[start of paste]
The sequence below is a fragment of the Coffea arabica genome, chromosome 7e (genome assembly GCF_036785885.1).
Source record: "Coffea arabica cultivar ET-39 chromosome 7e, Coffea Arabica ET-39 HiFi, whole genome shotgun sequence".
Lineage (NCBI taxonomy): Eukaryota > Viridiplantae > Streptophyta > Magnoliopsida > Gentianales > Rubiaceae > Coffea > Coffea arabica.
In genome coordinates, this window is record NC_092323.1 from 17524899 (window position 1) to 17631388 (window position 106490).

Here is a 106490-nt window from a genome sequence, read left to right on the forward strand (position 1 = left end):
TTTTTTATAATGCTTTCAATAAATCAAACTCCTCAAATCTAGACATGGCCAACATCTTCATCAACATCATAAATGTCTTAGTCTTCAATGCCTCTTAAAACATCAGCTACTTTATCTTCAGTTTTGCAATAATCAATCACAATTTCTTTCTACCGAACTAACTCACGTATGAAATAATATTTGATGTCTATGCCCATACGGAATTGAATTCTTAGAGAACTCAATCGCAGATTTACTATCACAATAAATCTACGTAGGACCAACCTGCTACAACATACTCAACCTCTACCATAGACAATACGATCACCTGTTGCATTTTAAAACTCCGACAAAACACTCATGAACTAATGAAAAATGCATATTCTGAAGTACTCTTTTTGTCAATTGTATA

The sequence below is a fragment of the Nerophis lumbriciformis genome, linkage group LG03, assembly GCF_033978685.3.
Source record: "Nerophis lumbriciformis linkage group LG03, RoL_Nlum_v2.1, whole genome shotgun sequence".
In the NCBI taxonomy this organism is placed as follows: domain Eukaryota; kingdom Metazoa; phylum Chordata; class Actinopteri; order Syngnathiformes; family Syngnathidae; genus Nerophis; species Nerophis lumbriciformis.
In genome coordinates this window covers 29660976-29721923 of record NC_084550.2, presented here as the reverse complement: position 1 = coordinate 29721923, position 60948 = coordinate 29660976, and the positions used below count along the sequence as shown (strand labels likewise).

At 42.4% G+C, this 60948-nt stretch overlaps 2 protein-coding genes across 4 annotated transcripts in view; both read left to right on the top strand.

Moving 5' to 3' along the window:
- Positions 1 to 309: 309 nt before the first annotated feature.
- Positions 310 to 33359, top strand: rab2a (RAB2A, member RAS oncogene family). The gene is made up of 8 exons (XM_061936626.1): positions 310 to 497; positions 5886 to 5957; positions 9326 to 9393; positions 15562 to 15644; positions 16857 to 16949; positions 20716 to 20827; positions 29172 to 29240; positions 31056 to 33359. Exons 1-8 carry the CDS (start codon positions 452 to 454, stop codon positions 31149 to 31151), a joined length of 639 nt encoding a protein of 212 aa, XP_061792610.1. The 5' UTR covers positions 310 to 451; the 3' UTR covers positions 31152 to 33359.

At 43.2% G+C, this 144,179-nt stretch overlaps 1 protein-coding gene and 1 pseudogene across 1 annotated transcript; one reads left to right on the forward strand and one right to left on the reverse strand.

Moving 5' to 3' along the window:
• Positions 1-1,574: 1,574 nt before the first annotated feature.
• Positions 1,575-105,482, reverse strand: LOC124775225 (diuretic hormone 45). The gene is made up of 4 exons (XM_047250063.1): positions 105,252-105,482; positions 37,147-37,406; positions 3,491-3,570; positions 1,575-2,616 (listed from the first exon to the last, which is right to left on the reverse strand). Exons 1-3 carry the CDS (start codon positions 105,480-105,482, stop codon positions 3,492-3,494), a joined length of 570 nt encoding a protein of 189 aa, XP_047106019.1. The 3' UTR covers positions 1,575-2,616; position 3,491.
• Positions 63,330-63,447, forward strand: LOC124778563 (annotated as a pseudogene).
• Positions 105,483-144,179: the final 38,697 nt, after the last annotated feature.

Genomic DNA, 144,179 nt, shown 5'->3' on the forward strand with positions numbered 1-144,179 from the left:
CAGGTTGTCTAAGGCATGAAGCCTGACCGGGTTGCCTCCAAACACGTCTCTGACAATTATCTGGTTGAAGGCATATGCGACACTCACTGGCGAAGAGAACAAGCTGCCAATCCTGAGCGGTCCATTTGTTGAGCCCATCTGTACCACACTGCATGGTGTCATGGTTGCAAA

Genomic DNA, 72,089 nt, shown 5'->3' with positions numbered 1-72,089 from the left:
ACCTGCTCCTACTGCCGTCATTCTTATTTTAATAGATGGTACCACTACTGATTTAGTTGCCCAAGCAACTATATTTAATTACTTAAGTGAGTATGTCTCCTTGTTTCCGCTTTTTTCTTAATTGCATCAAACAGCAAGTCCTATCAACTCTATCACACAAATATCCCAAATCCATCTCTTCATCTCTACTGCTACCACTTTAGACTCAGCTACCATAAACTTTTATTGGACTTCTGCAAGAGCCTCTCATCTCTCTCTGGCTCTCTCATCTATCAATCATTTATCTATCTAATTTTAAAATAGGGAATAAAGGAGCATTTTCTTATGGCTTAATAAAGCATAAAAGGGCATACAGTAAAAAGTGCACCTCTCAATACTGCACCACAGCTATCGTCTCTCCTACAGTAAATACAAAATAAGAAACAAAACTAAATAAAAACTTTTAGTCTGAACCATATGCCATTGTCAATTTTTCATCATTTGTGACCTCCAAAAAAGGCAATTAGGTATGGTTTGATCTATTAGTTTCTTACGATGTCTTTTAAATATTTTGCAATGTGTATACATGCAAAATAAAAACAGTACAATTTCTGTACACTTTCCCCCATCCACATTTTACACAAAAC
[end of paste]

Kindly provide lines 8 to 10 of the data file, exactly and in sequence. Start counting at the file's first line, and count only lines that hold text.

Source record: "Nerophis lumbriciformis linkage group LG03, RoL_Nlum_v2.1, whole genome shotgun sequence".
In the NCBI taxonomy this organism is placed as follows: domain Eukaryota; kingdom Metazoa; phylum Chordata; class Actinopteri; order Syngnathiformes; family Syngnathidae; genus Nerophis; species Nerophis lumbriciformis.
In genome coordinates this window covers 29660976-29721923 of record NC_084550.2, presented here as the reverse complement: position 1 = coordinate 29721923, position 60948 = coordinate 29660976, and the positions used below count along the sequence as shown (strand labels likewise).